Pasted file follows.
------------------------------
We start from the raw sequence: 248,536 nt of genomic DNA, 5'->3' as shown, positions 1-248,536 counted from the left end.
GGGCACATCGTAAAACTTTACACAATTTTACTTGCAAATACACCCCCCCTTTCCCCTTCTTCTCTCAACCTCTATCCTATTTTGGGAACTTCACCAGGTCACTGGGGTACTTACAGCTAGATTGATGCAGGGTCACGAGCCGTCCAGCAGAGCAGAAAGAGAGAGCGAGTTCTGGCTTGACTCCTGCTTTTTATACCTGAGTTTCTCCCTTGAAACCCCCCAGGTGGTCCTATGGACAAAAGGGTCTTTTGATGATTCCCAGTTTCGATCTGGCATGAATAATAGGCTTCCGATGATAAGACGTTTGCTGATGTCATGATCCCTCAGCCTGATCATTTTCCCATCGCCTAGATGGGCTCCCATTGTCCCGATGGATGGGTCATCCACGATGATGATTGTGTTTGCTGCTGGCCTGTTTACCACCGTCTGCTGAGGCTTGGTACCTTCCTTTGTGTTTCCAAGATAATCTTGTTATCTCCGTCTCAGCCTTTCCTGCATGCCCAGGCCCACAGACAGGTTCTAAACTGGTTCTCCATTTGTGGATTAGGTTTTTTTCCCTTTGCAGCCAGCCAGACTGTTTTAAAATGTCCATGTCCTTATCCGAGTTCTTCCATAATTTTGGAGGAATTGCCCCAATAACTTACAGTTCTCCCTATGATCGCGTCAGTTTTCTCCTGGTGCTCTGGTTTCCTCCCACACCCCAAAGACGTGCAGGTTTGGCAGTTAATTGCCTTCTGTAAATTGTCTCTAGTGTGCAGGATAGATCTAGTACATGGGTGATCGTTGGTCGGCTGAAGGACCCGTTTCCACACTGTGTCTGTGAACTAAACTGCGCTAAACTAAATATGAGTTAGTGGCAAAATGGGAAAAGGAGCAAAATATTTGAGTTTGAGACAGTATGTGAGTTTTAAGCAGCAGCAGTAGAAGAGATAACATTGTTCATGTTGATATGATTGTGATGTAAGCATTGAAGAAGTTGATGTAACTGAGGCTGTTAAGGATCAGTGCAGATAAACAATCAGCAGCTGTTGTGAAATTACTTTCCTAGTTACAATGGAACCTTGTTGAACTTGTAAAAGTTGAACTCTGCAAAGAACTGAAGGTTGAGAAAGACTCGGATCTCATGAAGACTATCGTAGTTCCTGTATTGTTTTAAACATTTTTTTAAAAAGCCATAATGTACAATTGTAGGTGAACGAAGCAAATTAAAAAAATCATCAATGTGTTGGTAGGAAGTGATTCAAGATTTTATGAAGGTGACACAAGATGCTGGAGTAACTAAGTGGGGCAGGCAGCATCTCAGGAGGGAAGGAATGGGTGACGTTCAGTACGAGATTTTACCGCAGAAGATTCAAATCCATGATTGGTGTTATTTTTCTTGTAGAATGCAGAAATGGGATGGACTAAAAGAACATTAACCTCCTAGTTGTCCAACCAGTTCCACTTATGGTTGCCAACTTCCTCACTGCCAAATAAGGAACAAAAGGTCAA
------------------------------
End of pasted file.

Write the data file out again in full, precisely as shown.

We start from the raw sequence: 248,536 nt of genomic DNA, 5'->3' as shown, positions 1-248,536 counted from the left end.
GGGCACATCGTAAAACTTTACACAATTTTACTTGCAAATACACCCCCCCTTTCCCCTTCTTCTCTCAACCTCTATCCTATTTTGGGAACTTCACCAGGTCACTGGGGTACTTACAGCTAGATTGATGCAGGGTCACGAGCCGTCCAGCAGAGCAGAAAGAGAGAGCGAGTTCTGGCTTGACTCCTGCTTTTTATACCTGAGTTTCTCCCTTGAAACCCCCCAGGTGGTCCTATGGACAAAAGGGTCTTTTGATGATTCCCAGTTTCGATCTGGCATGAATAATAGGCTTCCGATGATAAGACGTTTGCTGATGTCATGATCCCTCAGCCTGATCATTTTCCCATCGCCTAGATGGGCTCCCATTGTCCCGATGGATGGGTCATCCACGATGATGATTGTGTTTGCTGCTGGCCTGTTTACCACCGTCTGCTGAGGCTTGGTACCTTCCTTTGTGTTTCCAAGATAATCTTGTTATCTCCGTCTCAGCCTTTCCTGCATGCCCAGGCCCACAGACAGGTTCTAAACTGGTTCTCCATTTGTGGATTAGGTTTTTTTCCCTTTGCAGCCAGCCAGACTGTTTTAAAATGTCCATGTCCTTATCCGAGTTCTTCCATAATTTTGGAGGAATTGCCCCAATAACTTACAGTTCTCCCTATGATCGCGTCAGTTTTCTCCTGGTGCTCTGGTTTCCTCCCACACCCCAAAGACGTGCAGGTTTGGCAGTTAATTGCCTTCTGTAAATTGTCTCTAGTGTGCAGGATAGATCTAGTACATGGGTGATCGTTGGTCGGCTGAAGGACCCGTTTCCACACTGTGTCTGTGAACTAAACTGCGCTAAACTAAATATGAGTTAGTGGCAAAATGGGAAAAGGAGCAAAATATTTGAGTTTGAGACAGTATGTGAGTTTTAAGCAGCAGCAGTAGAAGAGATAACATTGTTCATGTTGATATGATTGTGATGTAAGCATTGAAGAAGTTGATGTAACTGAGGCTGTTAAGGATCAGTGCAGATAAACAATCAGCAGCTGTTGTGAAATTACTTTCCTAGTTACAATGGAACCTTGTTGAACTTGTAAAAGTTGAACTCTGCAAAGAACTGAAGGTTGAGAAAGACTCGGATCTCATGAAGACTATCGTAGTTCCTGTATTGTTTTAAACATTTTTTTAAAAAGCCATAATGTACAATTGTAGGTGAACGAAGCAAATTAAAAAAATCATCAATGTGTTGGTAGGAAGTGATTCAAGATTTTATGAAGGTGACACAAGATGCTGGAGTAACTAAGTGGGGCAGGCAGCATCTCAGGAGGGAAGGAATGGGTGACGTTCAGTACGAGATTTTACCGCAGAAGATTCAAATCCATGATTGGTGTTATTTTTCTTGTAGAATGCAGAAATGGGATGGACTAAAAGAACATTAACCTCCTAGTTGTCCAACCAGTTCCACTTATGGTTGCCAACTTCCTCACTGCCAAATAAGGAACAAAAGGTCAA